TEXAS trip
Apr. 30-May 6 2015

As OK 2 crosses a corner of Sardis Lake near Yanush, Okla., we look over and see this older bridge. In this picture, the bridge ends right over the lake.

OK 2/31 in Kinta, Okla. The 1973 Pepsi logo lives - in rusted, Pepsified form.

OK 9 is arrow-straight east of Stigler, Okla., and goes under this rail bridge.

This is somewhat of a mystery. The photo has to be from OK 9 near Keota, Okla., and the lake has to be Robert S. Kerr Reservoir. But I'm not sure of the bridge. My best guess is that the bridge is just northwest of town. It looks like a road bridge, but I think it's some sort of trail that actually used to be a rail line. The reservoir was formed from the Arkansas River and was completed in 1970.

US 271/OK 9 goes under a rail bridge in Spiro, Okla. (as in Spiro Agnew or Spirograph).

US 271 loses OK 9 as we enter Arkansas near Fort Smith. Up ahead, the road will become I-540, which was first built as what I call a "spoop" around that city. And Google does label the road at right as the old US 271.

A traffic jam on I-540/US 71 in Fort Smith.

When you look up the Arkansas River from I-540 - as cool people often do - you peep this scene. The most visible feature here is the rail bridge, but a bridge for US 64 and Biz US 71 is in front of it.

I-49 COMES TO NORTHWESTERN ARKANSAS!!! Indeed it does. The Interstate to Fayetteville was part of I-540 for a few years, but in 2014, I-540 was scaled back to just the Fort Smith stretch as it used to be, as I-49 was designated here. I'm warning you in advance that it's going to be next to impossible to link I-49 here with the stretch south of Texarkana.

Looking down Big Piney Creek from I-40 near Russellville, Ark. Here you see a US 64 bridge, and a rail bridge behind it. Behind that, the creek flows into the Arkansas River.

A similar view looking down Mill Creek. Here you can't see the US 64 bridge, because it's too low. The power lines at bottom are for US 64.

Unusual sign on I-40 entering Conway, Ark.

I guess it's a brand new day after all, and here we enter Missouri on I-55.

I-55 near Cooter, Mo. - like the mechanic on The Dukes Of Hazzard.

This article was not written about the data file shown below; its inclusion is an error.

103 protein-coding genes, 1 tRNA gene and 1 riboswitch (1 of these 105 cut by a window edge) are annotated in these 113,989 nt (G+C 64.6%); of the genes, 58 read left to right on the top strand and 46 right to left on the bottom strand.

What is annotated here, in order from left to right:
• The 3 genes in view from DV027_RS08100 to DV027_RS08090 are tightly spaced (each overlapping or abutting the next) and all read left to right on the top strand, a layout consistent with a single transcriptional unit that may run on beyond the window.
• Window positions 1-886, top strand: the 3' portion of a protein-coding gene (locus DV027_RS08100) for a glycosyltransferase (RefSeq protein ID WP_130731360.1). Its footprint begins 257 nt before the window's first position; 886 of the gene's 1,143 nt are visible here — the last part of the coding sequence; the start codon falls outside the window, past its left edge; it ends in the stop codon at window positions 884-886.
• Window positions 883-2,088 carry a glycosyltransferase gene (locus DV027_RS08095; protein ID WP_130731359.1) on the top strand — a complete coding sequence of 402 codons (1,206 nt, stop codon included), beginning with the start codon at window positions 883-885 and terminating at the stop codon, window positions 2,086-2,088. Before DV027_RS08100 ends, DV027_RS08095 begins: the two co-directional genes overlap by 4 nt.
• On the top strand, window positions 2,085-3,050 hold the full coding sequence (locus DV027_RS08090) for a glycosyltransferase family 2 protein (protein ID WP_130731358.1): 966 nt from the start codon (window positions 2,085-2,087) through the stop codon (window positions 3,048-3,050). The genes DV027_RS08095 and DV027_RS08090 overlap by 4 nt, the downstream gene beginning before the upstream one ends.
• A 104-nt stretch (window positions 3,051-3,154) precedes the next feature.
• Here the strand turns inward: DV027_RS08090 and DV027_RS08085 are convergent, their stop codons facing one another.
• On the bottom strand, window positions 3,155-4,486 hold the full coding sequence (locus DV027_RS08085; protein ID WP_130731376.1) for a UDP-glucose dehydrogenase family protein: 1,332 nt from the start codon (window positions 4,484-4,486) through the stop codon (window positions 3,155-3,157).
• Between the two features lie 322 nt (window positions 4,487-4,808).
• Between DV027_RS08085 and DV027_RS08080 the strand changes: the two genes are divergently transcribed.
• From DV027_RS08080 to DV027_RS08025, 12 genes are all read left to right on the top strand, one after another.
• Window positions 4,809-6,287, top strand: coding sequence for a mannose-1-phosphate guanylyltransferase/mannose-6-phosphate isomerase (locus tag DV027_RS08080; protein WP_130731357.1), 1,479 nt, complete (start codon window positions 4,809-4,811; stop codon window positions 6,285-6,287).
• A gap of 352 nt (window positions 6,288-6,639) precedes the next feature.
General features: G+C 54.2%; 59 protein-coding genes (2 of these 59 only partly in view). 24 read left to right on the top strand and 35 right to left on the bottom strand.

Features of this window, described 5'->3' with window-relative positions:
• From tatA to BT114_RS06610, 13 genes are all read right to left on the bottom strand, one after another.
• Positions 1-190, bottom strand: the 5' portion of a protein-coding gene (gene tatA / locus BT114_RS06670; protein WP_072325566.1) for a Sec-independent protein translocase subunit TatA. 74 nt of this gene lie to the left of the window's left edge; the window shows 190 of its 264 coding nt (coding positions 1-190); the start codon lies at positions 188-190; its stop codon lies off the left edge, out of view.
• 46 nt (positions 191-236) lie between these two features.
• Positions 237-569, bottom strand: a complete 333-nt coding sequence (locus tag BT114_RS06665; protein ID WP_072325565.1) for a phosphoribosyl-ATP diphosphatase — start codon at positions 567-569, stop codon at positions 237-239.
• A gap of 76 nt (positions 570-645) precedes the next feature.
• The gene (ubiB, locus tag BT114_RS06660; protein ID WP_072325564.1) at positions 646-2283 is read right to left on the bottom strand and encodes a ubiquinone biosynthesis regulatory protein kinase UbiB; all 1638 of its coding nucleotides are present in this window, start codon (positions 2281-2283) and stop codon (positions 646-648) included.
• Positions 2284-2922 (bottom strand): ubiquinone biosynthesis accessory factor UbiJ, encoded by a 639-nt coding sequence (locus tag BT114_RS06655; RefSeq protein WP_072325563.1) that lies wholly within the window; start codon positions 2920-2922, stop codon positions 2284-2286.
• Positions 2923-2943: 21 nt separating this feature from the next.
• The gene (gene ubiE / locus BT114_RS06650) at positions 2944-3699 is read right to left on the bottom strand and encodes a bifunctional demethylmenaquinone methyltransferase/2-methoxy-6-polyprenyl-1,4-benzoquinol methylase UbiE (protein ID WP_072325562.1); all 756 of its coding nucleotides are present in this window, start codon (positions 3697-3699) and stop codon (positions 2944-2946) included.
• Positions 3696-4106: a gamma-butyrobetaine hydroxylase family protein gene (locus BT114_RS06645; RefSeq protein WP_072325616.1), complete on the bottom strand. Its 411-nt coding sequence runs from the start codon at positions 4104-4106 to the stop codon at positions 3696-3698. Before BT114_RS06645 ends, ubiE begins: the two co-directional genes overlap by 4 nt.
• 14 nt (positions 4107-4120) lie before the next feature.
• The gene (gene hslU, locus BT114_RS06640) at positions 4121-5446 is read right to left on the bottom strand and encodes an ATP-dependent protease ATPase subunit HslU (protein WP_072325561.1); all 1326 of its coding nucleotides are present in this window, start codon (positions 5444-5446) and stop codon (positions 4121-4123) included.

Braggadocio is another ridiculous town name - like how the Tea Party puffs up with braggadocio. But this exit provides a nifty shortcut to I-155.

Who can use SEC U? U! That's who! This is the shortcut I'm talking about. Buy a map, and you'll see what I mean. A family member cheered me for pointing this out.

I-155 is the Interstate that keeps on giving, isn't it? This is right where the ramp from the shortcut merges with I-155, and what interested me is the minor road at right. Even old maps don't show the road, but some old aerial photos do, and it appears the road used to continue past where the barrier is.

Farming is tough. Have a helmet. A helmet is a round, sturdy hat that protects the head. There are helmets for football players, riot police, and soldiers. Why not you too? So please. Have a helmet.

By the way, this is US 51 near Troy, Tenn.

Back to Kentucky! My home state! This is where US 51 picks up the Julian M. Carroll Purchase Parkway. Not only is it fairly uncommon to see an exit 0, but it's much rarer to see a weigh station treated as a control city on a BGS.

A view from I-24 - which had recently been also designated I-69 - looking up the Tennessee River towards the celebrated Kentucky Dam. Most visible here is a rail bridge, but the bridge for US 62/641 should be right behind it. Both were opened in 2009 as the old bridge on the dam was closed so the lock could be expanded.

The Wendell H. Ford Western Kentucky Parkway near Leitchfield, Ky. Odds are that the BGS was once a BBS, having faded from brown to green. The long and short of it is, that sign is old. The hostess at a restaurant in Elizabethtown right after this had a cool-shaped nose.

Ha-ha, this BGS maked a funny! The final photo from this trip is on I-64 in Lexington, approaching I-75. The arrow is funny-shaped. We went through Lexington because there were numerous warnings of traffic tie-ups in Louisville.

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